‘Spain’s crisis not over,’ Juncker warns

Spain cannot say it has left behind its economic crisis until the sky-high unemployment rate returns to "normal levels", EU chief Jean-Claude Juncker said in an interview published Wednesday.

'Spain's crisis not over,' Juncker warns
Jean-Claude Juncker arrives for a conference in Berlin on March 2nd. Photo: Odd Anderson / AFP

His comments appeared to contradict Spanish Prime Minister Mariano Rajoy who has repeatedly argued Spain has exited a crisis sparked by the collapse of a real estate boom in 2008 with a return to growth last year.

Rajoy's conservative Popular Party faces a year-end general election in which polls show it could lose its majority in parliament while new
anti-austerity party Podemos is poised to do well.

Juncker told top-selling daily Spanish newspaper El Pais that Spain's "biggest problem is unemployment".

"With high levels of unemployment, and of youth unemployment in Spain, even if things improve we can't tell people, or ourselves, that the crisis is over," he added.

"What is honest, is to say that we will continue to face serious difficulties as long as unemployment does not return to normal levels. We are in the middle of a crisis. It is not over," he said.

"Structural reforms take time," Juncker said.

Juncker also took the unusual step of wading into domestic politics on Wednesday, saying Greece's new prime minister should tell the Greek people his anti-austerity election promises are untenable.

He said that Greek Prime Minister Alexis Tsipras had begun to step up to his responsiblities but that a major problem remained.

"He must still explain that some of the promises upon which he was elected will not be honoured," said Juncker,  in an interview published Wednesday,  "The elections don't change the (EU's) treaties."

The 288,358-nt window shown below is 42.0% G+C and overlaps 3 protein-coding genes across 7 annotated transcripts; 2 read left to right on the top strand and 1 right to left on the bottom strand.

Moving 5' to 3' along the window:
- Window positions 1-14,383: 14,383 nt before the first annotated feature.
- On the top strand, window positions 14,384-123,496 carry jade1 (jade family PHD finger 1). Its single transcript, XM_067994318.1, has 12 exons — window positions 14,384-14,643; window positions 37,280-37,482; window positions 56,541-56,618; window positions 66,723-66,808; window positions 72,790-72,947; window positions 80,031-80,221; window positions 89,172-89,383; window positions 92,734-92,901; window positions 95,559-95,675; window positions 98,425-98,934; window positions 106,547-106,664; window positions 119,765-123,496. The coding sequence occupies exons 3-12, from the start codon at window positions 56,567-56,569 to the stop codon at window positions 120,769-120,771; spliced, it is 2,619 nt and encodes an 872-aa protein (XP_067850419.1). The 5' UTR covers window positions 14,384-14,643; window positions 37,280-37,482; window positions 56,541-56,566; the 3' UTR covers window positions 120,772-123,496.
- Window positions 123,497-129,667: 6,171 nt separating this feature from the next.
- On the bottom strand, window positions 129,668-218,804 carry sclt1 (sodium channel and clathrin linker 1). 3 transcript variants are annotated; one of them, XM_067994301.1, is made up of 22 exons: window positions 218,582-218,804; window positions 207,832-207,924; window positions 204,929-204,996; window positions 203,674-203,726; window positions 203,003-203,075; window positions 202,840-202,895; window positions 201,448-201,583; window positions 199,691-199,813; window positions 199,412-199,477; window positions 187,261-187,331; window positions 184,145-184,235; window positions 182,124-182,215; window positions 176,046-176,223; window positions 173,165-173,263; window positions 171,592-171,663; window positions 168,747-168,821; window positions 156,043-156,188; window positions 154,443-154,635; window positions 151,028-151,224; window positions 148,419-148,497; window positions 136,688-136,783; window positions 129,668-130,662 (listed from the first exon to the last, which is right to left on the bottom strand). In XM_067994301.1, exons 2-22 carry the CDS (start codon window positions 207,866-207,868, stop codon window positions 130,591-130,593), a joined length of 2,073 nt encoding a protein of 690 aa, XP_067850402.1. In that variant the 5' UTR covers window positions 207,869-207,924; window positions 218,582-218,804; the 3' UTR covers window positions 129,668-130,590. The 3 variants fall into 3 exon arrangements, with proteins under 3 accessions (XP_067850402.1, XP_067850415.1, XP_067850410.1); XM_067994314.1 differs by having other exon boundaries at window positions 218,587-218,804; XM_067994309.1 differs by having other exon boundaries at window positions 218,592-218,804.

The comments are the latest in a series of unusually blunt exchanges between Greek and European leaders.

Tsipras stepped on toes at the weekend when he accused Spain and Portugal of trying to cut off EU funding for Greece to undermine its anti-austerity government. Germany labelled the comments "unusual foul play".

Tsipras' Syriza party won January elections on promises to reverse austerity policies imposed on Greece as part of its €240 billion ($267-billion) EU-IMF bailout, which many Greeks view as having aggravated the crisis that saw the economy contract by a fifth and one in four people thrown out of work.

But Tsipras was forced to at least temporarily postpone implementing his agenda in order to win last week a four-month extension of the programme to tap remaining funds and avoid a possible default.

Juncker acknowledged that the Greek crisis could be seen from different perspectives.

"We could be more flexible, but Tsipras's victory doesn't give him the right to change everything," he said.

Juncker referenced Podemos when he said: "if they win the elections they will be unable to keep their promises, to transform their programme into reality."

Juncker said the proposals of anti-austerity parties "are not compatible with European regulations: they will lead to a situation of complete blockage."

EU policies are forcing countries to reduce budget deficits, despite the fact that reducing spending could slow already very weak growth.

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